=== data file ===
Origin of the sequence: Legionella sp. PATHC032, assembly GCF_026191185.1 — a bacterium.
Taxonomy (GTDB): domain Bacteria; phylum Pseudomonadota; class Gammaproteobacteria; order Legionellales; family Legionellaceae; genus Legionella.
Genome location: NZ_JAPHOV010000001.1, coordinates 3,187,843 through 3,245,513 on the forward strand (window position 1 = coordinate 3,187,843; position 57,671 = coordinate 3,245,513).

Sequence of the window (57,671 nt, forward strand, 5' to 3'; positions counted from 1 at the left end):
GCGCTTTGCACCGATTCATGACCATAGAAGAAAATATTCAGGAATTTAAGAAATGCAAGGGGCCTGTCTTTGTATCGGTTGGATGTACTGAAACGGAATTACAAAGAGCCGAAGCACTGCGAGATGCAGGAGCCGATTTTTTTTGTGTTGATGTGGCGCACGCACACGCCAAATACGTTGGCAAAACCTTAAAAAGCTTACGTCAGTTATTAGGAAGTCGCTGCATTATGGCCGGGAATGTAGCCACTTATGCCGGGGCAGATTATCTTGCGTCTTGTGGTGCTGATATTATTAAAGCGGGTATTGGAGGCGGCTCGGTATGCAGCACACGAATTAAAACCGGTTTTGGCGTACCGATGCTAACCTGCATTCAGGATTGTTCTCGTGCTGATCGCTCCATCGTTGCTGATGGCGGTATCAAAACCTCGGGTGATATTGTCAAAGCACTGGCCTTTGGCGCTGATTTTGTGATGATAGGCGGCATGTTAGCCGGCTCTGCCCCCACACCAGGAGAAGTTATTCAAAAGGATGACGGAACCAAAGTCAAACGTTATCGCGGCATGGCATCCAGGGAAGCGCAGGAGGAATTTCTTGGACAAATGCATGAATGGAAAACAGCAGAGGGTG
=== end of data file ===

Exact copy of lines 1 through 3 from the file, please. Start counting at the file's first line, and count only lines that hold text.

Origin of the sequence: Legionella sp. PATHC032, assembly GCF_026191185.1 — a bacterium.
Taxonomy (GTDB): domain Bacteria; phylum Pseudomonadota; class Gammaproteobacteria; order Legionellales; family Legionellaceae; genus Legionella.
Genome location: NZ_JAPHOV010000001.1, coordinates 3,187,843 through 3,245,513 on the forward strand (window position 1 = coordinate 3,187,843; position 57,671 = coordinate 3,245,513).